This review is focused on isolating ranges in an equity’s chart and Scotts Miracle-Gro (SMG) is the example only because it is a very liquid asset that went public in 1992 and has a market capitalization of approximately $5.203 billion. The additional liquidity and time relative to other marijuana stocks simply provides more data points to make the highlighting of ranges more clear. Although, I do know there are plenty of people out there that do not want Scotts Miracle-Gro grouped with other marijuana stocks.
The entirety of the marijuana industry is controversial considering cannabis is a Schedule 1 substance making it federally illegal, there are still many people that see it as nothing other than a gateway drug and the current attorney general (Jeff Sessions) is just angry about it. But, I begin with this preface because if we look even further into the industry, Scotts Miracle-Gro is basically hated by most people involved in the cultivation of legal marijuana. Let me offer a brief explanation why before reviewing technicals.
Scotts Miracle-Gro started a subsidiary called Hawthorne Gardening Company in 2014, which is their marijuana division. But, it does not grow or sell marijuana which means they are avoiding a lot of the risks that cultivators are taking. It is run by Scotts Miracle-Gro CEO Jim Hagedorn’s 32-year old son, Chris Hagedorn. Since 2015, they started buying up cannabis companies like General Hydroponics, Vermicrop Organics, Gavita Horticultural Lighting, American Agritech (known as Botanicare), Can-Filters Agrolux, Fafard, Black Magic, Whitney Farms, Root Farm and Ecoscraps. They brought corporate America tactics to the burgeoning cannabis industry that many of the entrepreneurs in the industry had no way of keeping up with. The interpretation of many cultivators is that Scotts Miracle Gro is monopolizing the technology industry for indoor growing, forcing indoor cultivators to buy from them.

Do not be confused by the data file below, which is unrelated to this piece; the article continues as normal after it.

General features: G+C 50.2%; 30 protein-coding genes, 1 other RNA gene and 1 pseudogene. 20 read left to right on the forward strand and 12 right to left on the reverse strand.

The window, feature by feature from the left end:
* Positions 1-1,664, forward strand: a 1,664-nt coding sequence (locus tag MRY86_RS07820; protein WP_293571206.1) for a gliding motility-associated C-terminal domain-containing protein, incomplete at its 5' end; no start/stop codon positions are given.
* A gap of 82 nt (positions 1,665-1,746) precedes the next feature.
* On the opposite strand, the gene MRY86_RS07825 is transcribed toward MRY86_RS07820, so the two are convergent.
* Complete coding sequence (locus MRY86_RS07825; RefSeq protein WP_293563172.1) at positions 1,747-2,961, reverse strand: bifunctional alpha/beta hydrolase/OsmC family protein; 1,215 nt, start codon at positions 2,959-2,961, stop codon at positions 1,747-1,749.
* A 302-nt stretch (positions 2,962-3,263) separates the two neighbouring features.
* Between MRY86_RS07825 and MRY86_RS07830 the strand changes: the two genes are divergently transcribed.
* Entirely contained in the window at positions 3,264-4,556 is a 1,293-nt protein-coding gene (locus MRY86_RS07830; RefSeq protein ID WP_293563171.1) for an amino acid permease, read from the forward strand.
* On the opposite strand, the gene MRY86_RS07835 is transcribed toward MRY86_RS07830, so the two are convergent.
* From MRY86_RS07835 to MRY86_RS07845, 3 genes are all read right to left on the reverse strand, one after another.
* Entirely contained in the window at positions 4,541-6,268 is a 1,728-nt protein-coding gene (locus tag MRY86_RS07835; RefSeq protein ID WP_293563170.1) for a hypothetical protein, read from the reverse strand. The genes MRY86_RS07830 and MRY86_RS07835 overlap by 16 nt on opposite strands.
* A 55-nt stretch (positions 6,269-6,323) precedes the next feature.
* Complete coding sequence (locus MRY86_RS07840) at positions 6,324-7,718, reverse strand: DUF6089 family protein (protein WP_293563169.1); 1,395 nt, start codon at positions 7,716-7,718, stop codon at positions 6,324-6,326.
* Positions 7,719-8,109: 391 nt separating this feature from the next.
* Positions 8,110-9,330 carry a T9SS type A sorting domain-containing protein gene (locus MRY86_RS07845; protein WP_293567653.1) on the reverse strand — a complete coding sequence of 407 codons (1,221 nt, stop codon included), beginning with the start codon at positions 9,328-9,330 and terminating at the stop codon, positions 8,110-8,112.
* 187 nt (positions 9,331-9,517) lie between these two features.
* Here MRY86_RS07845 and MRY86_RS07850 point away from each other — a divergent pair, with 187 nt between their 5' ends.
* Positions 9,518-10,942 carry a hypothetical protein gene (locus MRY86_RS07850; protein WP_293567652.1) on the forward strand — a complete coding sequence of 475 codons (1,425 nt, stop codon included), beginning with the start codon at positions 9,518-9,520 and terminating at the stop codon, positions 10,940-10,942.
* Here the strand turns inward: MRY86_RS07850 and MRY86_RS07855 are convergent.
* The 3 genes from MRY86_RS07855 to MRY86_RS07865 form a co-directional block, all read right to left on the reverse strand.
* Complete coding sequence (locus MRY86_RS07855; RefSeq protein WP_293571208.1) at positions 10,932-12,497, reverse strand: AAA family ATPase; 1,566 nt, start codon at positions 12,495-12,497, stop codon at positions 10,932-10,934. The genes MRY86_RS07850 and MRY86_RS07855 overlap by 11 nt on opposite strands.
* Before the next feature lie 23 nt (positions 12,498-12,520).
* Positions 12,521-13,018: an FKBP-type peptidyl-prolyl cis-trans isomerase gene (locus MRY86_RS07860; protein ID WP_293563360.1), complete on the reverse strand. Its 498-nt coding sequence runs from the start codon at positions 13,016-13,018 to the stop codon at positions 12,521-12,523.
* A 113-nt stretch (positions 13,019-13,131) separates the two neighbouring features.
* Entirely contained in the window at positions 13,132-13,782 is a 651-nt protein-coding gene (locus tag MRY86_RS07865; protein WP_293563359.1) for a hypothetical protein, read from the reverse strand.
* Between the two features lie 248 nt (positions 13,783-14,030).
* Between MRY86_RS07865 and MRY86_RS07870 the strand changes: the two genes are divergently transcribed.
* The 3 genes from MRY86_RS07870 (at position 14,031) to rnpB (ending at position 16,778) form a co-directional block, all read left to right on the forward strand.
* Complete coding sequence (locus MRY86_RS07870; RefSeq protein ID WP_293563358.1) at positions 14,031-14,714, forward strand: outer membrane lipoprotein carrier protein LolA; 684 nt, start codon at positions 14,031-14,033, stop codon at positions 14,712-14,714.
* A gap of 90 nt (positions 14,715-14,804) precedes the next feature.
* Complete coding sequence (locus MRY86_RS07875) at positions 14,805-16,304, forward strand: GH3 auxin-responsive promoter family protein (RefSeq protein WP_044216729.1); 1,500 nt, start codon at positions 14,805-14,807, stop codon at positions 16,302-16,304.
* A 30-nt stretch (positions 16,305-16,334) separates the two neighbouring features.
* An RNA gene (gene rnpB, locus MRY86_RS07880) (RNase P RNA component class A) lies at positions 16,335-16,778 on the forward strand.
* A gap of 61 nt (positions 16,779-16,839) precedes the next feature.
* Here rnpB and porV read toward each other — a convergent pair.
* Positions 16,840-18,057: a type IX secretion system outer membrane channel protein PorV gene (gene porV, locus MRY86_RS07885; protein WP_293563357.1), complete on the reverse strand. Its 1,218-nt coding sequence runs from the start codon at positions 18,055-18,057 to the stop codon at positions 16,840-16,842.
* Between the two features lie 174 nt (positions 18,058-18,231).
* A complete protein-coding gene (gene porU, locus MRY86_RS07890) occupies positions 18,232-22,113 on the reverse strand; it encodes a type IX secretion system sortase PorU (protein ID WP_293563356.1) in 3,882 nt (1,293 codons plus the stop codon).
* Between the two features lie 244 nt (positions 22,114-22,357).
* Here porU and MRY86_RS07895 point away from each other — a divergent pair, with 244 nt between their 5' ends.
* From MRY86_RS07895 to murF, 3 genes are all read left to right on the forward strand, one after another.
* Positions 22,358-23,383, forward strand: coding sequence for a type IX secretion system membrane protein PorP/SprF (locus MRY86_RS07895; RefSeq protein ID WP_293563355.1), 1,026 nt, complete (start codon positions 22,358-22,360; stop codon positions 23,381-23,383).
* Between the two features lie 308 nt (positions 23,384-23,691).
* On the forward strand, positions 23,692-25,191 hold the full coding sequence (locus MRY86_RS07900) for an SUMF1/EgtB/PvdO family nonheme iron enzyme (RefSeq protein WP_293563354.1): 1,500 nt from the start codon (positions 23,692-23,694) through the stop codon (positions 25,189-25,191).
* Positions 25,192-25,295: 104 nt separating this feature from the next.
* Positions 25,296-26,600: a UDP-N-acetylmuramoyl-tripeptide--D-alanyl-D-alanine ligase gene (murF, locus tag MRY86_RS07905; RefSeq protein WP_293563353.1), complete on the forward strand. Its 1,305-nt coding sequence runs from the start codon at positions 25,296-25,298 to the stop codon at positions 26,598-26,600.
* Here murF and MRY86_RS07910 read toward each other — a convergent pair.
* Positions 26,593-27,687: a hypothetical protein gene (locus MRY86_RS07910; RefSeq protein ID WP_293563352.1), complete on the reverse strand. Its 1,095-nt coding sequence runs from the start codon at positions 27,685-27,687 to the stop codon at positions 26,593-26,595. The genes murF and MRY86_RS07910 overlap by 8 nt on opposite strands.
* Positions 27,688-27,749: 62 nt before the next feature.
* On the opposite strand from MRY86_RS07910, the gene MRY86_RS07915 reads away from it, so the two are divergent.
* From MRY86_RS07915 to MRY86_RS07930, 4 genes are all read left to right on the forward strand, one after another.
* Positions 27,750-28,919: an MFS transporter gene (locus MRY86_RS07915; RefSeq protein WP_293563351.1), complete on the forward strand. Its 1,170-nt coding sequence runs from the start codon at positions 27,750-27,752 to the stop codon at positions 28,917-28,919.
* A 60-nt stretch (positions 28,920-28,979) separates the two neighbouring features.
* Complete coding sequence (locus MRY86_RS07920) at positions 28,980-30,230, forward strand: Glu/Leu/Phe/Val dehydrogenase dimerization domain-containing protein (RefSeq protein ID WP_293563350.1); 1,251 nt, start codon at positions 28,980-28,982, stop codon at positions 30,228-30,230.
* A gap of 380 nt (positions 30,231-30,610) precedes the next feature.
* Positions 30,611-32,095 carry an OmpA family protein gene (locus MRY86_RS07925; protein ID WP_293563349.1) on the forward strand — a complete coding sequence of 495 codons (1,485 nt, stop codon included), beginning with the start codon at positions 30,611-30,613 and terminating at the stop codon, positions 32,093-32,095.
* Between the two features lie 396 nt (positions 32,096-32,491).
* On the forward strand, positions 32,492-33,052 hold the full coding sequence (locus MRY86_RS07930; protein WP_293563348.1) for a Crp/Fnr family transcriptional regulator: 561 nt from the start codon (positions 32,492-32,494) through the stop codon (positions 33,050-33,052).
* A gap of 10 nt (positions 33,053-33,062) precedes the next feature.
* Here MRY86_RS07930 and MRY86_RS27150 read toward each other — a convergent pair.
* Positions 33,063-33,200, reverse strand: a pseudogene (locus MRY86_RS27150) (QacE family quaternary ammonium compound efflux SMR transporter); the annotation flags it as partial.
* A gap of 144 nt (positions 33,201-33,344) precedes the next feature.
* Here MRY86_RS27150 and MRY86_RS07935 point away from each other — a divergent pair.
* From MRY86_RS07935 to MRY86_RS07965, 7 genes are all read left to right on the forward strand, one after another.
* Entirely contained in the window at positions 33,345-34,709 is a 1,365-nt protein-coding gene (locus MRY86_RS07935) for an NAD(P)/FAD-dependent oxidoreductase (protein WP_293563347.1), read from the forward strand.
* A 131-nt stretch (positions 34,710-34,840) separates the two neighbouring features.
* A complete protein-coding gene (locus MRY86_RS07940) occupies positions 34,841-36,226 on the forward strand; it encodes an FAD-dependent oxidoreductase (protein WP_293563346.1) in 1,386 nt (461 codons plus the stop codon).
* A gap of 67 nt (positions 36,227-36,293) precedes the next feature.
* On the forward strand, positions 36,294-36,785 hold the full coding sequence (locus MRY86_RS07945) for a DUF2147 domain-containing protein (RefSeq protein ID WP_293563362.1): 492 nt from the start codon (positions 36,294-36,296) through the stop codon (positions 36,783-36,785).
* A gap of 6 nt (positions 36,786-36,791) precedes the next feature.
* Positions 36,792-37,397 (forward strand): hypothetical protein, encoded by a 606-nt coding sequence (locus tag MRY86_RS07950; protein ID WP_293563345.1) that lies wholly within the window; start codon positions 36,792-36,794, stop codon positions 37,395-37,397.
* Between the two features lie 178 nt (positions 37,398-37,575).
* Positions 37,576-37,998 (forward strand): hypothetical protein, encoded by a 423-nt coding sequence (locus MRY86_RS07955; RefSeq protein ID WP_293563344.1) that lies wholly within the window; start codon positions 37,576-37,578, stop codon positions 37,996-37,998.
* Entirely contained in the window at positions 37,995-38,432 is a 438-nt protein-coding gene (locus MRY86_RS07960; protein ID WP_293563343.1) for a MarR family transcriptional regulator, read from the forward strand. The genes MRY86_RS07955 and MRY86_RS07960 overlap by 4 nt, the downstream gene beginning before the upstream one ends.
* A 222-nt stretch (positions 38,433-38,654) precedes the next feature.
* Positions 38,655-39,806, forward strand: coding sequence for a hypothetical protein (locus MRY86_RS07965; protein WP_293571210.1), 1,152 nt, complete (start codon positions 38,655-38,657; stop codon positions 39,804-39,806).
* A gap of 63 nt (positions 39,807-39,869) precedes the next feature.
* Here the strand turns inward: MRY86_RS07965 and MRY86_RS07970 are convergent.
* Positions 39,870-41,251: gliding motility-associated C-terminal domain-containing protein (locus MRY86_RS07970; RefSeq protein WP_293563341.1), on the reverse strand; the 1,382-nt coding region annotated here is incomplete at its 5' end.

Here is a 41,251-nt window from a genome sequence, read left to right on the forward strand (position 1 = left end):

Beyond Scott Miracle-Gro’s big business way of doing things, the other problem that many of the people in the cannabis industry have found with them concerns their business practices. Many of the people in the cannabis industry are environmentalists, green is the color that identifies both marijuana and the environment after all. The biggest point of contention is with the product Roundup. Scotts Miracle Gro has the rights to the weed killer because they partnered with the chemical manufacturer Monsanto, who is also the creator of Agent Orange. Roundup is a glyphosate-based chemical that has been sprayed throughout the United States, Canada, Europe, South America, Central America and China. It seems the product is sold nearly everywhere and not only kills marijuana plants, but is bad for the rest of the environment and people as well. Look at this funny video of Patrick Moore, a Monsanto “supporter”, try and tell a French journalist that Roundup is safe for people to drink.